Embroiled in uncertainty about the common core, the Florida education department is proposing dozens of changes to the standards for its schools, including adding more than 50 in math focused on calculus.
Although some states have enacted legislation putting limits, or “pauses,” on the new expectations or on tests designed for them, Florida appears to be the first to dive into a deep review of the standards and to come up with proposed revisions.
Among the proposed changes in mathematics are the addition of 52 calculus standards, noteworthy in a state that recently backed away from requiring Algebra 2 for all students.
In English/language arts, among the changes are standards that introduce cursive writing and develop it during elementary school.
The department also seems to have concluded that several of the expectations for the youngest students were too much of a stretch. Proposed changes ask that kindergartners, for instance, name the author and illustrators of a text and explain how each helps present ideas “with prompting and support” from their teacher, rather than independently.
Members of the public also sought changes to the standards during public hearings. An analysis of the public comments shows that about half of those expressing views didn’t take positions for or against the standards; the other half was roughly divided between those who supported the standards and those who opposed them.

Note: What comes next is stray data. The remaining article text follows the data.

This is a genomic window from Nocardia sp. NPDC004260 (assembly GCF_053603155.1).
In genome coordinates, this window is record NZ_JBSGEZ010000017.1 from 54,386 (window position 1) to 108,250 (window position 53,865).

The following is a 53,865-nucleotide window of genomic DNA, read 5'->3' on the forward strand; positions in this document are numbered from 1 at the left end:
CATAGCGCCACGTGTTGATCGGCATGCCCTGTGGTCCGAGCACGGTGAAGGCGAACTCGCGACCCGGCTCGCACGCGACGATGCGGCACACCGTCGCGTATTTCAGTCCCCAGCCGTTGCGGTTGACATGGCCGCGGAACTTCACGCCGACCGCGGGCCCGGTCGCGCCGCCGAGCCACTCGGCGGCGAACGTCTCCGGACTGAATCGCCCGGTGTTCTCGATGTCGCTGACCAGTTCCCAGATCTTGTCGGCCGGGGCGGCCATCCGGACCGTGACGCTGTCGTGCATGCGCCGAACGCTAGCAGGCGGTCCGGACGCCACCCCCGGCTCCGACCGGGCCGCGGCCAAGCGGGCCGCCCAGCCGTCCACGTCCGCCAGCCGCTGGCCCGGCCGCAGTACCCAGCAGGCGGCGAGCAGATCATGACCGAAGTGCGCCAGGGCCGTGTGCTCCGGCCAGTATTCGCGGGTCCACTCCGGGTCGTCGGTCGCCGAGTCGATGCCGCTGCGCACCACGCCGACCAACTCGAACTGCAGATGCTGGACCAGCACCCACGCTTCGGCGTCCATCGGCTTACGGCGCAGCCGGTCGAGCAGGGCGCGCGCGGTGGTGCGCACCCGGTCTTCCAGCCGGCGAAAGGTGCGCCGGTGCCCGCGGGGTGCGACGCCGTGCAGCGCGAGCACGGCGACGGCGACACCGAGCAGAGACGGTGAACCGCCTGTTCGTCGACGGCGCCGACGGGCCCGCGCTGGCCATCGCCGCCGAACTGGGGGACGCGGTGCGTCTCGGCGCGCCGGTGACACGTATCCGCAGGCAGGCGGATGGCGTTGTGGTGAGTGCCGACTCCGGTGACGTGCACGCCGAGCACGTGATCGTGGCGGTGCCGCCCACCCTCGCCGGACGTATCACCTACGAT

The standards review was undertaken in part to quell concerns in some quarters that embrace of the standards meant that Florida was capitulating to the priorities of the federal government, which has made no secret of its hope that states use them as their educational north stars. But according to the Miami Herald, the proposed changes to the standards haven’t done much to change the worry about federal overreach.
A version of this article appeared in the January 22, 2014 edition of Education Week as Florida Officials Propose Changes to Common Core